Hezbollah rally in Lebanon (archives)
Photo: Reuters

Back to dangerous reality

Op-ed: Those privy to intel on developments in Syria, Lebanon fear we are living on borrowed time

Hundreds of thousands of Israelis traveled to the Golan Heights and visited the nature reserves in the north during Passover while enjoying the relatively calm security situation in Israel. But now that the holiday is over, I suggest we get back to reality; the reality in which we really live in, which is more complex and dangerous than we can imagine.


A senior official in the security-political establishment who took his family to the Golan Heights over the holiday told me with a smile: "Who knows, this may have been the last time we got a chance to visit the region in peace, without fearing for our loved ones."


Those who are privy to sensitive intelligence information on the developments in Syria and Lebanon fear that we are living on borrowed time. Syria is collapsing and Islamist terror groups in possession of long-term weapons are taking over parts of the country. In Lebanon, Hezbollah continues to arm itself and prepare for the possible launching of missiles on our population centers. These may missiles can cause heavy damage and casualties. The most pressing issue is Iran's race toward a nuclear bomb, and the mounting tension between North and South Korea should also concern all those who fear for Israel's security.


And we haven't even mentioned the Palestinians yet. Yitzhak Rabin used to say that every Israeli has a dream: To wake up one morning and find that the Palestinians have disappeared. Rabin would sigh and add: But this dream will never be realized, so we must find a way to live in peace with our Palestinian neighbors.


Solutions to our existential problems

Many of us are under the impression that everything is fine. The forecasts regarding a third intifada have proven to be premature, so, seemingly, there is no reason to rush and present plans for a peace agreement or think outside the box. The code words for the existing reality are: All is quiet for now; everything is fine.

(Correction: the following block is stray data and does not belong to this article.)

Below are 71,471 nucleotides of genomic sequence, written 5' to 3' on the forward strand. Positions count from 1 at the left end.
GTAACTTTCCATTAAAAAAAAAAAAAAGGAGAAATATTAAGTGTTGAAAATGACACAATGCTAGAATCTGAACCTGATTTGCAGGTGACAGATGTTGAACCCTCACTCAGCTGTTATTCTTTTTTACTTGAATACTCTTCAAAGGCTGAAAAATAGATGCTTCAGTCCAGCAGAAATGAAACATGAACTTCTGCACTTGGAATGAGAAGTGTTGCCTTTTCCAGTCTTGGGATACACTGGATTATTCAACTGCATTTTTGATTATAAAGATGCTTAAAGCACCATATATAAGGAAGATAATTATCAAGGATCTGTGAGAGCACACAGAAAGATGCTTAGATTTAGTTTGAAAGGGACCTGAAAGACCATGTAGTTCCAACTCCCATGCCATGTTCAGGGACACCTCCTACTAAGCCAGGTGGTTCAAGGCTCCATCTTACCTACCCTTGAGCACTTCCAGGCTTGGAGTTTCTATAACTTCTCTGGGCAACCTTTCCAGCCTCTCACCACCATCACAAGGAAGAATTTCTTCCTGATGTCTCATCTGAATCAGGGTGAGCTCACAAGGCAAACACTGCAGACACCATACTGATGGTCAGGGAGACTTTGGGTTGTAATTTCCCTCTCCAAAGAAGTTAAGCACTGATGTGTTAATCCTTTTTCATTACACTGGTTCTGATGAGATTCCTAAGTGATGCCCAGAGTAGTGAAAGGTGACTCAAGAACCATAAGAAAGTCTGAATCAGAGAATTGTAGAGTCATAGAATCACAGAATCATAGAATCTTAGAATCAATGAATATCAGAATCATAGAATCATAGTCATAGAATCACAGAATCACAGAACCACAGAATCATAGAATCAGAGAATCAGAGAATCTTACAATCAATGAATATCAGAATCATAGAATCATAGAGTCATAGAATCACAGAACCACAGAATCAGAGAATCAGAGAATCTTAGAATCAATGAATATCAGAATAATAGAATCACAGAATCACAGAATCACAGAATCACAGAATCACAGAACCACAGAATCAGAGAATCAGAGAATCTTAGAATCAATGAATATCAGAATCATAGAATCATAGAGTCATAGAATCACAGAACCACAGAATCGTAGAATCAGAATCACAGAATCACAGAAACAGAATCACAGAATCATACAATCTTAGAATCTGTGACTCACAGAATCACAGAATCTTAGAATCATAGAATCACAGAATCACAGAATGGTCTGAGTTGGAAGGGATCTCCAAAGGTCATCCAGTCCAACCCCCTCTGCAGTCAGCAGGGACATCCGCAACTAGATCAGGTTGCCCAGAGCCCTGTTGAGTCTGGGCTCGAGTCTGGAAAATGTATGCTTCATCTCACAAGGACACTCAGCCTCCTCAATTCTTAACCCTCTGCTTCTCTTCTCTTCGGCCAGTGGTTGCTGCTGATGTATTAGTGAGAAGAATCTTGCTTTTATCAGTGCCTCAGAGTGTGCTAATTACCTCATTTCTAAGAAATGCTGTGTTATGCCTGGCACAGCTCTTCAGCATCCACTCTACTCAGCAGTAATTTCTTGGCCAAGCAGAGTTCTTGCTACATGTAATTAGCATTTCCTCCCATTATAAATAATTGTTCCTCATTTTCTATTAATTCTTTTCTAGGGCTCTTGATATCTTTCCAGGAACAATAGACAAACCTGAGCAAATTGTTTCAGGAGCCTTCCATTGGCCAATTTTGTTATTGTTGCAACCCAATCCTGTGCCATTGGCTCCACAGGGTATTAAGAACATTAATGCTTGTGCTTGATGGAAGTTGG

A few weeks ago the State Archives released protocols of government meetings which focused on American proposals for a solution to the Palestinian issue in the framework of the 1979 peace agreement between Israel and Egypt. According to the protocols, Menachem Begin rejected out of hand the suggestion that Egyptian liaison officers be deployed in Gaza to help the Palestinians rule the Strip effectively. Begin suspected that Egypt was planning to transfer control of Gaza, which the late prime minister viewed as being part of the Land of Israel, to the Palestinians.


After I finished reading the protocols I said to myself: What a missed opportunity; what short-sightedness. So, we were left to deal with the Palestinians for decades more, with no agreement in sight.


The Palestinians do not plan on going away, so it is incumbent upon our decision makers to initiate real measures in order to preserve Israel's democratic character and reach an agreement that will be accepted by all sides involved – two goals many of our leaders claim to be committed to. It appears that the existing mindset will not suffice.


Two days after Khaled Mashaal was re-elected as Hamas' politburo chief and after he reiterated that Israel has no legitimacy and that Palestine stretches across the entire territory, including the 1967 borders, the current government must present an initiative.


Those who wanted to be a part of the country's leadership must not rely on statements similar to the one made by Habayit Hayehudi leader Naftali Bennett, who vowed that in the future we will not bow our heads before anyone. It is time that our leaders offer solutions to our existential problems.



פרסום ראשון: 04.03.13, 20:15
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